Fish swim more silently with forked tails


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Fish with forked tails are more likely to be found across a range of water depths, including deeper habitats, where the shape of the tail may allow for 'stealth swimming'.

Swimming 'silently' is important in deeper water, where visibility is reduced and fish need to rely more on sensing changes in water pressure to capture prey and avoid predators.

Fish that are able to live across a range of depths have an increased chance of surviving natural disasters such as cyclones.

The international team of researchers, led by Dr Tom Bridge from the ARC Centre of Excellence for Coral Reef Studies at James Cook University found that the 'caudal fin aspect ratio', which measures the shape of the fishes tail, is the best predictor of which fish can live in a range of deep and shallow reefs.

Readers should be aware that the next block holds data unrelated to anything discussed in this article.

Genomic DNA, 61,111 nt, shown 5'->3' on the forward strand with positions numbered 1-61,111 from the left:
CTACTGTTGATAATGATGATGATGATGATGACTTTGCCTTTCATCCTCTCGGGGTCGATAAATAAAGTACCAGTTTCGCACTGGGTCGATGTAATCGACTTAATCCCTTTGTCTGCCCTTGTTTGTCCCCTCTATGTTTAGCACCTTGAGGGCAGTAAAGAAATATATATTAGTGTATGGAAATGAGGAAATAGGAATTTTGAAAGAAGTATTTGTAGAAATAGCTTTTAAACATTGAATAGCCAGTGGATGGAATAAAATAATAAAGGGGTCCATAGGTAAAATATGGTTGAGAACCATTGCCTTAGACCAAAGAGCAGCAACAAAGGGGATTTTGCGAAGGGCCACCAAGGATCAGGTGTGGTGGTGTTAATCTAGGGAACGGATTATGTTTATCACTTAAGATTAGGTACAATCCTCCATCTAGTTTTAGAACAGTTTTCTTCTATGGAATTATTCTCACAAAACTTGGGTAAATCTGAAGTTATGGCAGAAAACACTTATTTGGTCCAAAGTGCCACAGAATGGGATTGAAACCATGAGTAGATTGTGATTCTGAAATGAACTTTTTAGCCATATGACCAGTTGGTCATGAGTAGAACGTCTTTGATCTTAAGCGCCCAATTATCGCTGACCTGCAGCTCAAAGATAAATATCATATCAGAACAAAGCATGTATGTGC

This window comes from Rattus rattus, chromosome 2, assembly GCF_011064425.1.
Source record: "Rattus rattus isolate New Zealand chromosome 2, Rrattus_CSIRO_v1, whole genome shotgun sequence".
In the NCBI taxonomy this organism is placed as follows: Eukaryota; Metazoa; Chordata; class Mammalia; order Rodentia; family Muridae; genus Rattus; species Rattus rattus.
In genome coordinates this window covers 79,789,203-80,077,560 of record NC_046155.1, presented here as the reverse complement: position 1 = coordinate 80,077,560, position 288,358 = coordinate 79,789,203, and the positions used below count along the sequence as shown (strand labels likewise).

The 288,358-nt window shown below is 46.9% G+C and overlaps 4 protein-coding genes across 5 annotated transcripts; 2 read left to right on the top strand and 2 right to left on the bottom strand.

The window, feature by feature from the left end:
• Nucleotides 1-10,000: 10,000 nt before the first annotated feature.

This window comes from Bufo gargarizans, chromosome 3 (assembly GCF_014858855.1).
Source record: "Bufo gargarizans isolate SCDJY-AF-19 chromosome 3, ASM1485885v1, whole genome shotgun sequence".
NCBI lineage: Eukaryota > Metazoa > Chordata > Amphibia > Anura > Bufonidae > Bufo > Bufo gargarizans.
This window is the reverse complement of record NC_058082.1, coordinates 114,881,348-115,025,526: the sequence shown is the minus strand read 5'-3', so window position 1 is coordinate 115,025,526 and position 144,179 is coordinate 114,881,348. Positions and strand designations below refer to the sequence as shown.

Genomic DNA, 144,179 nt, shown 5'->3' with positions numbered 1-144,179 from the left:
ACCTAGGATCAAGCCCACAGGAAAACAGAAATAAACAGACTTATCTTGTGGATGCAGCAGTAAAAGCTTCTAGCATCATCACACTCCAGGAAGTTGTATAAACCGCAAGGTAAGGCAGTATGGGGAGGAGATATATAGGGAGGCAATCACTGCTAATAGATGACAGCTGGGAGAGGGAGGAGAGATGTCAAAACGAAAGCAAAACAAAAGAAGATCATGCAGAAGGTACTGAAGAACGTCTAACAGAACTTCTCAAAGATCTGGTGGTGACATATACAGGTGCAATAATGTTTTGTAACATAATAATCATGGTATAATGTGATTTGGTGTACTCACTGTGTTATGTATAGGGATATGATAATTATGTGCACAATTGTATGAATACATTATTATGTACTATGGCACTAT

"Fishes with more forked tails are significantly more likely to be found in both shallow and deep habitats than species with more rounded tails," Dr Bridge said. It's suspected that the forked tail allows for 'silent' swimming.

Study co-author Dr Osmar Luiz from Macquarie University says: "Identifying which species can occur over a broad depth range is important for understanding which fish are more vulnerable to local population declines and extinction, particularly from disturbances such as cyclones and coral bleaching events."

The study is published in the journal Proceedings of the Royal Society B.